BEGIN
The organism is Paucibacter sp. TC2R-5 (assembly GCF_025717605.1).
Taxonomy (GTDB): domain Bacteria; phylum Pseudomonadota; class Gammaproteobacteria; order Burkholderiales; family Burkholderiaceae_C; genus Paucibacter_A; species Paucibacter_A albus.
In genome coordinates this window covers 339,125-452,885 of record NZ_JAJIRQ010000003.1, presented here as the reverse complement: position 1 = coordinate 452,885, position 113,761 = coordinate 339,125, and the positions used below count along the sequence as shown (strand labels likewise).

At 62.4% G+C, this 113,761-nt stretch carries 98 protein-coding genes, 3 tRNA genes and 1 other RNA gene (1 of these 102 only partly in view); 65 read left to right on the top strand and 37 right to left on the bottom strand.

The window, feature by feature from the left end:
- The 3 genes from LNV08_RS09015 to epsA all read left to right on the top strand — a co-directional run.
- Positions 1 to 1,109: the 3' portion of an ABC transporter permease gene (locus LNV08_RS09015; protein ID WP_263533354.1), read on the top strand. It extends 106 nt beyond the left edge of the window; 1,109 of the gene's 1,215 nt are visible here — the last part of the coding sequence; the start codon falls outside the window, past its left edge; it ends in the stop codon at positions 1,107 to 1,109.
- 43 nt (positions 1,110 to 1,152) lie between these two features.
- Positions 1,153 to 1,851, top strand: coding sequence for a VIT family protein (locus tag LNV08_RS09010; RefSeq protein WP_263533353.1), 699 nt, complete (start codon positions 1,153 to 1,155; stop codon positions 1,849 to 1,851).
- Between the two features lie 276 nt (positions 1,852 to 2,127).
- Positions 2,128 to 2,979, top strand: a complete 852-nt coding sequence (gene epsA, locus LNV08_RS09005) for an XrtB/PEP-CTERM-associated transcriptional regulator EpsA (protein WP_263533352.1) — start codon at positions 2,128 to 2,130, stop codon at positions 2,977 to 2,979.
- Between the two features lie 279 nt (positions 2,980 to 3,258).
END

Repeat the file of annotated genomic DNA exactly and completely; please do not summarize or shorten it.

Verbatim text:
The organism is Paucibacter sp. TC2R-5 (assembly GCF_025717605.1).
Taxonomy (GTDB): domain Bacteria; phylum Pseudomonadota; class Gammaproteobacteria; order Burkholderiales; family Burkholderiaceae_C; genus Paucibacter_A; species Paucibacter_A albus.
In genome coordinates this window covers 339,125-452,885 of record NZ_JAJIRQ010000003.1, presented here as the reverse complement: position 1 = coordinate 452,885, position 113,761 = coordinate 339,125, and the positions used below count along the sequence as shown (strand labels likewise).

At 62.4% G+C, this 113,761-nt stretch carries 98 protein-coding genes, 3 tRNA genes and 1 other RNA gene (1 of these 102 only partly in view); 65 read left to right on the top strand and 37 right to left on the bottom strand.

The window, feature by feature from the left end:
- The 3 genes from LNV08_RS09015 to epsA all read left to right on the top strand — a co-directional run.
- Positions 1 to 1,109: the 3' portion of an ABC transporter permease gene (locus LNV08_RS09015; protein ID WP_263533354.1), read on the top strand. It extends 106 nt beyond the left edge of the window; 1,109 of the gene's 1,215 nt are visible here — the last part of the coding sequence; the start codon falls outside the window, past its left edge; it ends in the stop codon at positions 1,107 to 1,109.
- 43 nt (positions 1,110 to 1,152) lie between these two features.
- Positions 1,153 to 1,851, top strand: coding sequence for a VIT family protein (locus tag LNV08_RS09010; RefSeq protein WP_263533353.1), 699 nt, complete (start codon positions 1,153 to 1,155; stop codon positions 1,849 to 1,851).
- Between the two features lie 276 nt (positions 1,852 to 2,127).
- Positions 2,128 to 2,979, top strand: a complete 852-nt coding sequence (gene epsA, locus LNV08_RS09005) for an XrtB/PEP-CTERM-associated transcriptional regulator EpsA (protein WP_263533352.1) — start codon at positions 2,128 to 2,130, stop codon at positions 2,977 to 2,979.
- Between the two features lie 279 nt (positions 2,980 to 3,258).